squirreled away in Washington, DC.



             file "Memoranda and Press Releases of the Archivist, 1935-1936"

                                            in NAID 4478137

    It was my job to ride herd on the corps of examiners who were poring over

    all of the collections of government records scattered about the capital.

    Here are the instructions I issued them:


                     file "Division of Accessions Memoranda 1935-1936"

                                            in NAID 4478137

     We sent out our staff photographers to document what they found.

     You simply could not imagine the conditions in which these

     records had been discovered.

                 64-NAD-84 - cropped and rotated.jpg

                      64-NAD-84, in NAID 518148

                           U.S. Shipping Board Organization records,

             in Haley Garage, 21st and Virginia Ave., September 10, 1935

    During this time, I also wrote an article about the National Archives

    for the Legion's magazine.


               The American Legion Monthly [Volume 22, No. 3 (March 1937)]

    In case you're interested, here's a listing of my career up to 1937,

    when this entry appeared in our publication Register of the National Archives:

              Owen Listing in the Register of the National Archives, 1937.jpg


     By the end of 1937, the records survey work was winding down, and new

     operating units were being set up to handle the flow of records coming

     to the Archives. With the new year, I was assigned to head up one of them.

                     RG 64, A1 9 - Memo A-71 Intra-Organization Changes, Jan. 3, 1938.jpg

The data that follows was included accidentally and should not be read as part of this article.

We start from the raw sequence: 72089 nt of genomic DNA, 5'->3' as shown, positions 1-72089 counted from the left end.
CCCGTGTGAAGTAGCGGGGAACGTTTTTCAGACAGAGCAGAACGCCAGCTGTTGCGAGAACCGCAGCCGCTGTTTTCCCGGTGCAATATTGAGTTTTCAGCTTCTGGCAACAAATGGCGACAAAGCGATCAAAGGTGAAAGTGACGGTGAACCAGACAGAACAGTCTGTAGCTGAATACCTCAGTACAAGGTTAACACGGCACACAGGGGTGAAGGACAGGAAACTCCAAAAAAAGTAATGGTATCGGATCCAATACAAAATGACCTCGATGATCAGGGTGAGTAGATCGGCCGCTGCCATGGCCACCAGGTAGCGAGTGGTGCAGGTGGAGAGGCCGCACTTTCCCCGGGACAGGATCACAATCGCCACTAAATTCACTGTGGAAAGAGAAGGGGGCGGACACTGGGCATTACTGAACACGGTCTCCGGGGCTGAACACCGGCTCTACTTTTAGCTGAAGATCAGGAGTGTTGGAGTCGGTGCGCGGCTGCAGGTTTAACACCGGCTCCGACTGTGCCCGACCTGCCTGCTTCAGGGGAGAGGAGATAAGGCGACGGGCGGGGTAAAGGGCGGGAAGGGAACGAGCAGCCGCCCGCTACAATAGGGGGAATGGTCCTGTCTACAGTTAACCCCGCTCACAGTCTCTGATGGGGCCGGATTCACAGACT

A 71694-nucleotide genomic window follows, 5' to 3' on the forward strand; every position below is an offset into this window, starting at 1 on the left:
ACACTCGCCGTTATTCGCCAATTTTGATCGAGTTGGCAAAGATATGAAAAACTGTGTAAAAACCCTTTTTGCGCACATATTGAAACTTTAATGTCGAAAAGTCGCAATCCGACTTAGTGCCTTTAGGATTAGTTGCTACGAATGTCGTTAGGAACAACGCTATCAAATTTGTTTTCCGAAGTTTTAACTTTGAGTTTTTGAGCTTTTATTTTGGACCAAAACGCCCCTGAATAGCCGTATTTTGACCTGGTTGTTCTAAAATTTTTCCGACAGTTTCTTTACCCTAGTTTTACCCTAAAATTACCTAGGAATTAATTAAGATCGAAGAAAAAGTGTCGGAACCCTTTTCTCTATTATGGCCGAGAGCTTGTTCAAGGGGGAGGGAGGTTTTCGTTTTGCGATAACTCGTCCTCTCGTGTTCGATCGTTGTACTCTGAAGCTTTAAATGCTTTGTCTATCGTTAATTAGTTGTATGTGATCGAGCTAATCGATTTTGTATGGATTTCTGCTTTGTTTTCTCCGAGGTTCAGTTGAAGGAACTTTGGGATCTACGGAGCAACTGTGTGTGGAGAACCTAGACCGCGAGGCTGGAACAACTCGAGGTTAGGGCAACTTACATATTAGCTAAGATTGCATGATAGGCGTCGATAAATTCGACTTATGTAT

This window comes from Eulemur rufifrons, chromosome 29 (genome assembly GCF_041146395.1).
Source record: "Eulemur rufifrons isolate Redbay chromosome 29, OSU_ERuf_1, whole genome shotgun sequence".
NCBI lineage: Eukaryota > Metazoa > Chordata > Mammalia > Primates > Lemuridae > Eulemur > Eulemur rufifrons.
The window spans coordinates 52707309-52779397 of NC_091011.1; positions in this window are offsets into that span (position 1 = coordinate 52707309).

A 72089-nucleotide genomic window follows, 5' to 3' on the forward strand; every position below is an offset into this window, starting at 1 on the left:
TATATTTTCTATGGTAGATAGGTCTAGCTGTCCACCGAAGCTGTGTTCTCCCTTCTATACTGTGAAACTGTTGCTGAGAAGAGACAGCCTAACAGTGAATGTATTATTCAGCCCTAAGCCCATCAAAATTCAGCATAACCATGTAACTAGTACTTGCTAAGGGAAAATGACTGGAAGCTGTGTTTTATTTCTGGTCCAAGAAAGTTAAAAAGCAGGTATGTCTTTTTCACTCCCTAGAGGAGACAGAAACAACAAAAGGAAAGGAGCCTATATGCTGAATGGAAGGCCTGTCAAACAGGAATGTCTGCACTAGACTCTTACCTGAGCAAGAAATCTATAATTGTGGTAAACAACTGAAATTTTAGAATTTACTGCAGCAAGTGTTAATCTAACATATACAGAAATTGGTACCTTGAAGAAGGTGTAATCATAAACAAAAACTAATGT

Later that year, my division got a new, more informative name.



                       both from NAID 3890958

     Reference service on the pension files was a large part of the work

    of our division. During the war, we needed more shelf space for

    the multitude of records that agencies were retiring, so we hit upon

    a new way to file the pensions.

    Initially we just had to lay them flat on the shelves.


                                       Flat files in Stack S-1804, August 1942

     We tried shelving them another way. And it was a big success.




                                      Vertical files in Stack S-2003, August 1942

                    all from file "Records - Preservation - Flat Filing", in NAID 12209376

    Of course, when those new cardboard containers from Remington Rand

    finally arrived, we moved the files into them.

        64-NA-370 Using New Cardboard Boxes for Project, 1942.jpg

          64-NA-370 (NAID 12168986)

                       Archivist Bess Glenn, right, with staff during packing project

                  in the Division of Navy Department Archives, National Archives, 1942

                                     Original Dark Green Archival Box, 1940s.jpg


    Well, it was quite a career, I surely can say. I think that the most meaningful

    thing for me has been working on behalf of all of my fellow veterans and their families.

                          RG 64, P 67, file 1948 - Star Obit for Thomas Owen, Dec..jpg

                                 file "1948" in NAID 7582964

               Thomas Owen Gravestone, Greenwood Cemetery, Montgomery, Alabama.jpg

                                 Greenwood Cemetery, Montgomery, Alabama